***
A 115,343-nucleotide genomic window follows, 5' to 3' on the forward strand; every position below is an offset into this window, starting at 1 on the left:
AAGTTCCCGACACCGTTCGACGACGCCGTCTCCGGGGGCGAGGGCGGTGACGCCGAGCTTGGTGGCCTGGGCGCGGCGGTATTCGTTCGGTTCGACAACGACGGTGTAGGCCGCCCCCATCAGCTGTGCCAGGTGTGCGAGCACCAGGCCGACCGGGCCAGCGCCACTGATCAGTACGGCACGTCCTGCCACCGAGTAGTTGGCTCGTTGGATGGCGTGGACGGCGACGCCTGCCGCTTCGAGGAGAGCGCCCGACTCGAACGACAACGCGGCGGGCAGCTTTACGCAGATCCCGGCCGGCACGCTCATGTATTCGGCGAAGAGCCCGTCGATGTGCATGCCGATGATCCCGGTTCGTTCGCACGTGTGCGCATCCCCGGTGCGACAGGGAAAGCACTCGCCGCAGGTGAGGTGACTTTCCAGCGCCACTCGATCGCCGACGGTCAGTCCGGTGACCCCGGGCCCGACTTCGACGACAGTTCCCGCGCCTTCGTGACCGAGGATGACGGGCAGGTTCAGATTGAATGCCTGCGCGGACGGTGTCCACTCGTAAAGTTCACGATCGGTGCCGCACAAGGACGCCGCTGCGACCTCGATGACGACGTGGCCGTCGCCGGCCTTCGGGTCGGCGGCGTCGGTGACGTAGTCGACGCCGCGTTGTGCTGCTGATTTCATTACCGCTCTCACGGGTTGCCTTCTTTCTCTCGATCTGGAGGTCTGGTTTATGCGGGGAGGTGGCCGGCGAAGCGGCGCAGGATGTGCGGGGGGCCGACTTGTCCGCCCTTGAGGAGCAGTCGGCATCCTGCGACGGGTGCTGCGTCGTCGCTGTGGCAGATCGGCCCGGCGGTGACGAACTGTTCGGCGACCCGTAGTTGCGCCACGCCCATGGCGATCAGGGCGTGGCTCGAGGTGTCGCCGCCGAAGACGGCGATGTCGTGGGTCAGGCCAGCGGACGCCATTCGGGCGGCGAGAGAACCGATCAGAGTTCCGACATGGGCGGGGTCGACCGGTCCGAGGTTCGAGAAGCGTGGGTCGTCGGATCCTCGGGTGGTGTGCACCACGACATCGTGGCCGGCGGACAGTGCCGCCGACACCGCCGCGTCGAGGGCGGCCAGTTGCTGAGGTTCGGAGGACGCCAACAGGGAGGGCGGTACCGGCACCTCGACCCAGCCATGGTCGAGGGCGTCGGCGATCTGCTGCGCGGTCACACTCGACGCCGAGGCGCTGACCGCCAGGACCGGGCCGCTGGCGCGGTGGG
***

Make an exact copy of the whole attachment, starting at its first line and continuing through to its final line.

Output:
A 115,343-nucleotide genomic window follows, 5' to 3' on the forward strand; every position below is an offset into this window, starting at 1 on the left:
AAGTTCCCGACACCGTTCGACGACGCCGTCTCCGGGGGCGAGGGCGGTGACGCCGAGCTTGGTGGCCTGGGCGCGGCGGTATTCGTTCGGTTCGACAACGACGGTGTAGGCCGCCCCCATCAGCTGTGCCAGGTGTGCGAGCACCAGGCCGACCGGGCCAGCGCCACTGATCAGTACGGCACGTCCTGCCACCGAGTAGTTGGCTCGTTGGATGGCGTGGACGGCGACGCCTGCCGCTTCGAGGAGAGCGCCCGACTCGAACGACAACGCGGCGGGCAGCTTTACGCAGATCCCGGCCGGCACGCTCATGTATTCGGCGAAGAGCCCGTCGATGTGCATGCCGATGATCCCGGTTCGTTCGCACGTGTGCGCATCCCCGGTGCGACAGGGAAAGCACTCGCCGCAGGTGAGGTGACTTTCCAGCGCCACTCGATCGCCGACGGTCAGTCCGGTGACCCCGGGCCCGACTTCGACGACAGTTCCCGCGCCTTCGTGACCGAGGATGACGGGCAGGTTCAGATTGAATGCCTGCGCGGACGGTGTCCACTCGTAAAGTTCACGATCGGTGCCGCACAAGGACGCCGCTGCGACCTCGATGACGACGTGGCCGTCGCCGGCCTTCGGGTCGGCGGCGTCGGTGACGTAGTCGACGCCGCGTTGTGCTGCTGATTTCATTACCGCTCTCACGGGTTGCCTTCTTTCTCTCGATCTGGAGGTCTGGTTTATGCGGGGAGGTGGCCGGCGAAGCGGCGCAGGATGTGCGGGGGGCCGACTTGTCCGCCCTTGAGGAGCAGTCGGCATCCTGCGACGGGTGCTGCGTCGTCGCTGTGGCAGATCGGCCCGGCGGTGACGAACTGTTCGGCGACCCGTAGTTGCGCCACGCCCATGGCGATCAGGGCGTGGCTCGAGGTGTCGCCGCCGAAGACGGCGATGTCGTGGGTCAGGCCAGCGGACGCCATTCGGGCGGCGAGAGAACCGATCAGAGTTCCGACATGGGCGGGGTCGACCGGTCCGAGGTTCGAGAAGCGTGGGTCGTCGGATCCTCGGGTGGTGTGCACCACGACATCGTGGCCGGCGGACAGTGCCGCCGACACCGCCGCGTCGAGGGCGGCCAGTTGCTGAGGTTCGGAGGACGCCAACAGGGAGGGCGGTACCGGCACCTCGACCCAGCCATGGTCGAGGGCGTCGGCGATCTGCTGCGCGGTCACACTCGACGCCGAGGCGCTGACCGCCAGGACCGGGCCGCTGGCGCGGTGGG